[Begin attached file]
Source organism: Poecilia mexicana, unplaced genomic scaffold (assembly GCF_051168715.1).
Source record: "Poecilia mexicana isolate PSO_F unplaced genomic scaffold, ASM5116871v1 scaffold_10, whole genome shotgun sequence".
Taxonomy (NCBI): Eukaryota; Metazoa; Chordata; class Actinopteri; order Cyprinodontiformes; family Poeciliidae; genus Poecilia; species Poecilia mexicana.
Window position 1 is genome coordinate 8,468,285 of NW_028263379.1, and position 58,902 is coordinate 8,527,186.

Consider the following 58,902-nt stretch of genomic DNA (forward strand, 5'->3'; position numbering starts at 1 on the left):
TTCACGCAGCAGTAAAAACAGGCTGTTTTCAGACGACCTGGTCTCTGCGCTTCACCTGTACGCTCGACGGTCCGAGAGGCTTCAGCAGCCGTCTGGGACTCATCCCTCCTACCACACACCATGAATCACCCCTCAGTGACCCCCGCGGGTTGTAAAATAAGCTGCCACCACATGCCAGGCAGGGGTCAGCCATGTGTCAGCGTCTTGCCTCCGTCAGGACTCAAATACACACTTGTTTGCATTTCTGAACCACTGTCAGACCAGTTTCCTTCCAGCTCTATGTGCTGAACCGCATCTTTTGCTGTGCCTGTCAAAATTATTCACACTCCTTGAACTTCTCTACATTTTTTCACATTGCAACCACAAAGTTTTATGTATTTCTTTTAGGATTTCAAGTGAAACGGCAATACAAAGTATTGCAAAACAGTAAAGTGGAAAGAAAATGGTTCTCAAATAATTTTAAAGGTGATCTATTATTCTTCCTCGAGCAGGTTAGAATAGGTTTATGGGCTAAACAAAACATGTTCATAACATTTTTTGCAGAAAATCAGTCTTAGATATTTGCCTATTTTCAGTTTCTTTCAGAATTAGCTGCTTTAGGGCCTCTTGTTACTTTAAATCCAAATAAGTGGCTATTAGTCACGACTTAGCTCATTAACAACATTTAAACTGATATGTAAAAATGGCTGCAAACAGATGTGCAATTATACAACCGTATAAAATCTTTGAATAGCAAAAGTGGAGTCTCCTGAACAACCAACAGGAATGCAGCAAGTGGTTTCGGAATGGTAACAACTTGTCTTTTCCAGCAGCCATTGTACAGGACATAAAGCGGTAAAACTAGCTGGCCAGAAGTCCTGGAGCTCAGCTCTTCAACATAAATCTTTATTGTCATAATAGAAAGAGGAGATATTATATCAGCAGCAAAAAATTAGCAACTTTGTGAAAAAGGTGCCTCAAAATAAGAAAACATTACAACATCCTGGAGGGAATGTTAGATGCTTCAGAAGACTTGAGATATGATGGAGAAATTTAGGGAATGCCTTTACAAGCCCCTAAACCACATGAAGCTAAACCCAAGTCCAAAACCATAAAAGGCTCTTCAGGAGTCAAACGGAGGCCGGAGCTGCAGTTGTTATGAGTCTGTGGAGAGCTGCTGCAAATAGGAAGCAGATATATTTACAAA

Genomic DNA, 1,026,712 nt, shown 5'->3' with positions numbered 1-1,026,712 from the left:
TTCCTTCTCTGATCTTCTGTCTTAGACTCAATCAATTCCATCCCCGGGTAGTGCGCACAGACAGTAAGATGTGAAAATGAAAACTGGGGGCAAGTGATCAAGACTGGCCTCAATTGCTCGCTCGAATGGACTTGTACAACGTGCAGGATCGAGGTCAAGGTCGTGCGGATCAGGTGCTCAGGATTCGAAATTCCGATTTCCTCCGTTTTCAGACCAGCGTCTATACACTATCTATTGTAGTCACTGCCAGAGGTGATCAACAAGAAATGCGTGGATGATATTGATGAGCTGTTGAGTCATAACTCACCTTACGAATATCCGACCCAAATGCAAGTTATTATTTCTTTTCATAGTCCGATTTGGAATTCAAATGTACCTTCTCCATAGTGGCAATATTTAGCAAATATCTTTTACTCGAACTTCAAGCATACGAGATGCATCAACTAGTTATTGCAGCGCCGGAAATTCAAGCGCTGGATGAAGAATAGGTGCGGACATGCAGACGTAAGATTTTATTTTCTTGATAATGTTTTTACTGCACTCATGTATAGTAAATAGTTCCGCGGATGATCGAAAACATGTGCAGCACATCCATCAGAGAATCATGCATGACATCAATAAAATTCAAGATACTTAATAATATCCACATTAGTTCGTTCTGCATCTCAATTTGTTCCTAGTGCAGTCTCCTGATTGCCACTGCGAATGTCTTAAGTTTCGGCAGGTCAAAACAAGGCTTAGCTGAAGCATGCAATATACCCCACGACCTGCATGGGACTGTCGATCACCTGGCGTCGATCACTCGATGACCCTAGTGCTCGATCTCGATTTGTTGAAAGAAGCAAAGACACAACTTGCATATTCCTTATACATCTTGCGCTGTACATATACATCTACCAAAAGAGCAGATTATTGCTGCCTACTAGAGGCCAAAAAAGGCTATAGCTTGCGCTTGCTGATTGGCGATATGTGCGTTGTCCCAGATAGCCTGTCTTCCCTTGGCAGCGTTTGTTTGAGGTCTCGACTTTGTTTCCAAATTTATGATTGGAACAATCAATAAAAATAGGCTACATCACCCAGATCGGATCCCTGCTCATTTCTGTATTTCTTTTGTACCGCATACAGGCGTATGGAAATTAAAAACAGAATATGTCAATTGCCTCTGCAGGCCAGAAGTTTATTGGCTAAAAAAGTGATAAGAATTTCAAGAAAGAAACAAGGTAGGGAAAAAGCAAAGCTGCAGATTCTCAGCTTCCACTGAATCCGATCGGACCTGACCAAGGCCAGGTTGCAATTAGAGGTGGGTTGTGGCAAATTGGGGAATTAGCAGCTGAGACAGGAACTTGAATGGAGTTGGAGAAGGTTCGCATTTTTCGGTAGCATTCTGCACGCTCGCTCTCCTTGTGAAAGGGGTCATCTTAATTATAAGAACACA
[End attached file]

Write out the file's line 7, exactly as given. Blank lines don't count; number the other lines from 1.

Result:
Genomic DNA, 1,026,712 nt, shown 5'->3' with positions numbered 1-1,026,712 from the left: